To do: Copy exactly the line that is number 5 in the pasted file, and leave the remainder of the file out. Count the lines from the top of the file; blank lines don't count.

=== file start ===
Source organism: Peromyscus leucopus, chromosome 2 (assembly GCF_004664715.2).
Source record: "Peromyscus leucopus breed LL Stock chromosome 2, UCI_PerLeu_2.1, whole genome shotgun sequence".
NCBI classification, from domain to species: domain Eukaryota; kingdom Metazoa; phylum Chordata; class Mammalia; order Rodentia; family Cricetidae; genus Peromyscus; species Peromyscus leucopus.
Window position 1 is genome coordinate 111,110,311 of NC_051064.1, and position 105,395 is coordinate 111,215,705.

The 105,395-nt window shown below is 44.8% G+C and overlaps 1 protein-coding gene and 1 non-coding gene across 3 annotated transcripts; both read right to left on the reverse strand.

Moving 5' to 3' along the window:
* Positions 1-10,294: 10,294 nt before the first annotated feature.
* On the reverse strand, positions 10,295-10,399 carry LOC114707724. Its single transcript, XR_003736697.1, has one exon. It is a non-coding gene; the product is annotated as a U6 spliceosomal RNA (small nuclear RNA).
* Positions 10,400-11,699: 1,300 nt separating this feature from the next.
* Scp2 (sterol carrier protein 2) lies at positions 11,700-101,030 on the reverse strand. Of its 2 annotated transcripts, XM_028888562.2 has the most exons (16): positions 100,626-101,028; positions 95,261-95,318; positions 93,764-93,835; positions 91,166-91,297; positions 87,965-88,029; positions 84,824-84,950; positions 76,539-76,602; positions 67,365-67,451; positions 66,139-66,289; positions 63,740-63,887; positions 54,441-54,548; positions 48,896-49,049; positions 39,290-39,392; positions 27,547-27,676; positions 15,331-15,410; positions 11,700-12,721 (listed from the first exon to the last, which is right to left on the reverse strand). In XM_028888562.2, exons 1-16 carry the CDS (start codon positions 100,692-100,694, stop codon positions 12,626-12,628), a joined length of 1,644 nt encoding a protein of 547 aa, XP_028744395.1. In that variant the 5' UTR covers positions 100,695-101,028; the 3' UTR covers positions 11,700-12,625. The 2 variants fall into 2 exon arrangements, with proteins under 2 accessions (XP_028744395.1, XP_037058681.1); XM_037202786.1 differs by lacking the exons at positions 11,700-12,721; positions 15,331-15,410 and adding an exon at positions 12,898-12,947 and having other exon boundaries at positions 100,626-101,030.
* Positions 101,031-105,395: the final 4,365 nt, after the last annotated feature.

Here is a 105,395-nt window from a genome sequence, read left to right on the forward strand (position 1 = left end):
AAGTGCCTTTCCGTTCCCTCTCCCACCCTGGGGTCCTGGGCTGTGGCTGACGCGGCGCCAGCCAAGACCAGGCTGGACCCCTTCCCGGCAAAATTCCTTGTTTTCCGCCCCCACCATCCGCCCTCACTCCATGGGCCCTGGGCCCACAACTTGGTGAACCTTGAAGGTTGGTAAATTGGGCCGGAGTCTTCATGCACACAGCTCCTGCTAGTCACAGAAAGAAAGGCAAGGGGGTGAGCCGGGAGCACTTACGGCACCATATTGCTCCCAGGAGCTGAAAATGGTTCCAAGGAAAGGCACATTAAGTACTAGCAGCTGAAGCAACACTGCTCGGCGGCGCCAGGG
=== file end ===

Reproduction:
The 105,395-nt window shown below is 44.8% G+C and overlaps 1 protein-coding gene and 1 non-coding gene across 3 annotated transcripts; both read right to left on the reverse strand.